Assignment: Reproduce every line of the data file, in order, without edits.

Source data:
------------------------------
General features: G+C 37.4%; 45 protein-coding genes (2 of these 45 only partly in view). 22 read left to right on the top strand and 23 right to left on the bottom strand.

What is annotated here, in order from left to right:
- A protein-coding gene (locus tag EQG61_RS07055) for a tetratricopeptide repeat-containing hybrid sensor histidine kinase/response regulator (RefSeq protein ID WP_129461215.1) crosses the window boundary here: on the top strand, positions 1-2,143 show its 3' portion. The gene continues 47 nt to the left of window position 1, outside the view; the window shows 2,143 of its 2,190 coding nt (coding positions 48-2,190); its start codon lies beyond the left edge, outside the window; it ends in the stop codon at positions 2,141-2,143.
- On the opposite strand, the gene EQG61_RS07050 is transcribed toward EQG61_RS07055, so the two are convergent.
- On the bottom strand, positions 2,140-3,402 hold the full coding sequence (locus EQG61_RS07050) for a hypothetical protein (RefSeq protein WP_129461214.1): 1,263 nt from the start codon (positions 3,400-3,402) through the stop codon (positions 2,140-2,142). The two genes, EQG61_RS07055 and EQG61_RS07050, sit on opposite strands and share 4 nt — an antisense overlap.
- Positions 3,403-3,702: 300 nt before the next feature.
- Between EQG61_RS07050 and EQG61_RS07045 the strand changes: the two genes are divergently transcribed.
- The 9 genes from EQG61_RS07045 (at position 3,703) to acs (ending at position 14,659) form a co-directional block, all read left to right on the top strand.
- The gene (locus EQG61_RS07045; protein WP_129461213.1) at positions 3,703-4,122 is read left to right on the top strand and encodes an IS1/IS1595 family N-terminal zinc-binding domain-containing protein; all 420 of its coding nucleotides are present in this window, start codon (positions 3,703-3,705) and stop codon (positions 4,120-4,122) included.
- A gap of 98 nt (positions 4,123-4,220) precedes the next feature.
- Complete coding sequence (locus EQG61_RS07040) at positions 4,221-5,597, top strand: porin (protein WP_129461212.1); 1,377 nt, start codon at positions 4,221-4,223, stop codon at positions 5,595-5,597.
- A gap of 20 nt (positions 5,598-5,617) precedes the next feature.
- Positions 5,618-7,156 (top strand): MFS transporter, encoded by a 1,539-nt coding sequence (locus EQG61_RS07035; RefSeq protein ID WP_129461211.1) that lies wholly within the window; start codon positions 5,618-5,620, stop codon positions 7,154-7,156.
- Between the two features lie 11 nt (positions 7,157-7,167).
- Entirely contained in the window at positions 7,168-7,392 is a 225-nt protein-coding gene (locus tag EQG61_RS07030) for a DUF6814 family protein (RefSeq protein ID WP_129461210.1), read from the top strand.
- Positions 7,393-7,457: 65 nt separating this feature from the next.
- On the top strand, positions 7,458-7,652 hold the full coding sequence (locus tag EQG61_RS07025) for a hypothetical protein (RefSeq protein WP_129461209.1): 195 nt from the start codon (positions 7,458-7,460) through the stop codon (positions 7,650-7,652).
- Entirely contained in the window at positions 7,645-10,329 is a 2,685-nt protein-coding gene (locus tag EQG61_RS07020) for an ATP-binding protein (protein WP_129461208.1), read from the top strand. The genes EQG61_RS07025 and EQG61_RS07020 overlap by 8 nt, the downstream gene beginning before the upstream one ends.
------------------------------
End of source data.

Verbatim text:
General features: G+C 37.4%; 45 protein-coding genes (2 of these 45 only partly in view). 22 read left to right on the top strand and 23 right to left on the bottom strand.

What is annotated here, in order from left to right:
- A protein-coding gene (locus tag EQG61_RS07055) for a tetratricopeptide repeat-containing hybrid sensor histidine kinase/response regulator (RefSeq protein ID WP_129461215.1) crosses the window boundary here: on the top strand, positions 1-2,143 show its 3' portion. The gene continues 47 nt to the left of window position 1, outside the view; the window shows 2,143 of its 2,190 coding nt (coding positions 48-2,190); its start codon lies beyond the left edge, outside the window; it ends in the stop codon at positions 2,141-2,143.
- On the opposite strand, the gene EQG61_RS07050 is transcribed toward EQG61_RS07055, so the two are convergent.
- On the bottom strand, positions 2,140-3,402 hold the full coding sequence (locus EQG61_RS07050) for a hypothetical protein (RefSeq protein WP_129461214.1): 1,263 nt from the start codon (positions 3,400-3,402) through the stop codon (positions 2,140-2,142). The two genes, EQG61_RS07055 and EQG61_RS07050, sit on opposite strands and share 4 nt — an antisense overlap.
- Positions 3,403-3,702: 300 nt before the next feature.
- Between EQG61_RS07050 and EQG61_RS07045 the strand changes: the two genes are divergently transcribed.
- The 9 genes from EQG61_RS07045 (at position 3,703) to acs (ending at position 14,659) form a co-directional block, all read left to right on the top strand.
- The gene (locus EQG61_RS07045; protein WP_129461213.1) at positions 3,703-4,122 is read left to right on the top strand and encodes an IS1/IS1595 family N-terminal zinc-binding domain-containing protein; all 420 of its coding nucleotides are present in this window, start codon (positions 3,703-3,705) and stop codon (positions 4,120-4,122) included.
- A gap of 98 nt (positions 4,123-4,220) precedes the next feature.
- Complete coding sequence (locus EQG61_RS07040) at positions 4,221-5,597, top strand: porin (protein WP_129461212.1); 1,377 nt, start codon at positions 4,221-4,223, stop codon at positions 5,595-5,597.
- A gap of 20 nt (positions 5,598-5,617) precedes the next feature.
- Positions 5,618-7,156 (top strand): MFS transporter, encoded by a 1,539-nt coding sequence (locus EQG61_RS07035; RefSeq protein ID WP_129461211.1) that lies wholly within the window; start codon positions 5,618-5,620, stop codon positions 7,154-7,156.
- Between the two features lie 11 nt (positions 7,157-7,167).
- Entirely contained in the window at positions 7,168-7,392 is a 225-nt protein-coding gene (locus tag EQG61_RS07030) for a DUF6814 family protein (RefSeq protein ID WP_129461210.1), read from the top strand.
- Positions 7,393-7,457: 65 nt separating this feature from the next.
- On the top strand, positions 7,458-7,652 hold the full coding sequence (locus tag EQG61_RS07025) for a hypothetical protein (RefSeq protein WP_129461209.1): 195 nt from the start codon (positions 7,458-7,460) through the stop codon (positions 7,650-7,652).
- Entirely contained in the window at positions 7,645-10,329 is a 2,685-nt protein-coding gene (locus tag EQG61_RS07020) for an ATP-binding protein (protein WP_129461208.1), read from the top strand. The genes EQG61_RS07025 and EQG61_RS07020 overlap by 8 nt, the downstream gene beginning before the upstream one ends.